EUGENE, Ore. — A rich hoard of family history might be hidden in Mason jars and cookie tins that are full of buttons. They might include buttons from wedding gowns, uniforms or the dress a child wore on her first day of school. Sandi Olsen of rural Lane County calls such caches of buttons “accidental collections.” They reflect bygone days when thrifty homemakers snipped and saved buttons from garments that were headed for the rag bin.

But Olsen sees buttons as far more than a way to fasten shirts or add fashion flair to a sweater.

“They’re art, in miniature,” she said.

They’re also her passion, and one that she would like more people to discover. For more than 40 years, she has collected buttons methodically, eclectically — and almost daily.

Her buttons are wooden, ceramic, bone, cloth, metal, glass, enamel, handmade, factory-made, old, new, local and global. They range from dazzling 18th-century showpieces larger than dollar coins to tiny seed pearl buttons that might adorn an infant’s christening gown.

Many of them are neatly affixed to sheets of paper, with 25 to 50 a sheet. The paper sheets are stored in plastic sleeves and kept in deep, oak wall filing cabinets, portable storage units, boxes and bowls in Olsen’s two-room hobby suite.

Does she have thousands of buttons?

A little smile plays across Olsen’s lips in reply.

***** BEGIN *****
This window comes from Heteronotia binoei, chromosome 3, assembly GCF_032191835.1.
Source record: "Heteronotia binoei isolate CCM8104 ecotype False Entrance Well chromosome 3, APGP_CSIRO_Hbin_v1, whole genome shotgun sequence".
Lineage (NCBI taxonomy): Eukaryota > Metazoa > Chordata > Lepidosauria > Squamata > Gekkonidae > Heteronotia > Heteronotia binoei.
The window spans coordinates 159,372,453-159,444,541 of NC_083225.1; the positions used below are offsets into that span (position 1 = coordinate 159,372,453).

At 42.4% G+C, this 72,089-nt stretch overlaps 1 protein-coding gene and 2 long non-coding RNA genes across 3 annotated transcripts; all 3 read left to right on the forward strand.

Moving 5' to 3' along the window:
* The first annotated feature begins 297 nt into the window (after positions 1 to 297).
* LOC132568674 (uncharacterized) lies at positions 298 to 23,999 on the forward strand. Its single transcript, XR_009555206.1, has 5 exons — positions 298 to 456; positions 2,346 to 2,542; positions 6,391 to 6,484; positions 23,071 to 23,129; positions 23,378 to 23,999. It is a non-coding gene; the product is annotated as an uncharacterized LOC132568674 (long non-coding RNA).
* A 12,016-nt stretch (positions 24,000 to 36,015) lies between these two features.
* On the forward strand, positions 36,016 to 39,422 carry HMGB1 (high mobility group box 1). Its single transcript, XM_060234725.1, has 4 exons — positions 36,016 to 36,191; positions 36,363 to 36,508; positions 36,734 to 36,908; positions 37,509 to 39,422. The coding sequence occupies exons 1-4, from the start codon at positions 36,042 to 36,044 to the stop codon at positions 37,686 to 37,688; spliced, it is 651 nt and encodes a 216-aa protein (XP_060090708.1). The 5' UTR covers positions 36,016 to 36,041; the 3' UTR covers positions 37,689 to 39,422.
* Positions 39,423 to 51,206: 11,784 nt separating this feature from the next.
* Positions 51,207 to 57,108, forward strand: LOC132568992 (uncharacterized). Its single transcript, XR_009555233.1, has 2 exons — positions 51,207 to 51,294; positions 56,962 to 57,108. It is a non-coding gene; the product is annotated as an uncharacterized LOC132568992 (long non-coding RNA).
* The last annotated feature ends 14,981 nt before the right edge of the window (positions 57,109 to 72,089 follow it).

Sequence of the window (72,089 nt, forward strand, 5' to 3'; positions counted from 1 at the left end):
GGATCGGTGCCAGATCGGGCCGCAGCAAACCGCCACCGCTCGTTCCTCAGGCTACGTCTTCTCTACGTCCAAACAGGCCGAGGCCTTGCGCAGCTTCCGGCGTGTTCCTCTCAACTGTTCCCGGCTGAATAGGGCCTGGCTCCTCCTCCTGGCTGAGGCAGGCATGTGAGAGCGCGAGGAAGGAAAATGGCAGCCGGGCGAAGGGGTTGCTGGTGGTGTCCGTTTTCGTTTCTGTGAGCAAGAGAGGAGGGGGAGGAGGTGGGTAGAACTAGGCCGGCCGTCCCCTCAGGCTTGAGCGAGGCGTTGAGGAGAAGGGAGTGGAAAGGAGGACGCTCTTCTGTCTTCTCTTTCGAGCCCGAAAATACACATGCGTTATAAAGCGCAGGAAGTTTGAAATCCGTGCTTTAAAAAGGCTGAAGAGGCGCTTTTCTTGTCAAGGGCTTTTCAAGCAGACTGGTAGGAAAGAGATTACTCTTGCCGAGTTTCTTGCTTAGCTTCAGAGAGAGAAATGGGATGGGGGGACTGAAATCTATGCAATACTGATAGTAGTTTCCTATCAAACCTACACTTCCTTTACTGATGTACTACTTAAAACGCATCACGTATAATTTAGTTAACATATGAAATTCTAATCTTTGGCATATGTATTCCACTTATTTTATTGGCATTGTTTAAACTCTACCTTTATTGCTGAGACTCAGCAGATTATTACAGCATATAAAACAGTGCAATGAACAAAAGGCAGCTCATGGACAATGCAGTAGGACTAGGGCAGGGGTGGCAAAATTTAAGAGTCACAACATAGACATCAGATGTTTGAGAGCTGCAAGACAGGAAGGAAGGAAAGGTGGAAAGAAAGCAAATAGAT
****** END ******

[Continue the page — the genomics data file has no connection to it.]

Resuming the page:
Tens of thousands?

She raises an eyebrow, and husband Jack, a retired teacher and rhododendron hybridist, breaks in confidently.

“I’d say she has a million in here,” he said. “Every day, another package arrives.”

The soft-spoken Sandi Olsen does not contradict him. Her smile grows imperceptibly.

“I’ve never been able to specialize,” she explains.

ECLECTIC PASSION

With the eye of a born artist, she arranges patterns and themes of buttons into frames, many of them displayed on the walls of her house. Modestly tucked behind those frames are the blue and red ribbons she’s won for artistically showcasing a particular theme, material or era, in buttons.

Her collection is massive and organized.

On a recent afternoon, she knew exactly where to find the red, white and blue binder containing her first button purchase: commemorative buttons to mark the nation’s 1976 bicentennial celebration.

Soon afterward, she joined the Oregon Button Society.

“I was the baby of the club,” she said. “Now I’m its oldest member.”

For the past 10 years, she has been the president of the Eugene Button Club, whose members live throughout Lane County. They are a small but dedicated group who celebrate the virtually infinite varieties of buttons that evolved more than 1,000 years ago from those first practical objects that kept clothes securely fastened against the elements.

AN AFFORDABLE HOBBY

As collectibles go, buttons are on the humble side, compared to coins or stamps.

For instance, the British Guiana one-cent Black on Magenta stamp — once in the collection of a 12-year-old boy — sold in 2014 for a record $9.5 million.

The most valuable button known in the United States is a George Washington inaugural button, which can fetch several thousand dollars. Olsen does not own the original, but she has a brass reproduction.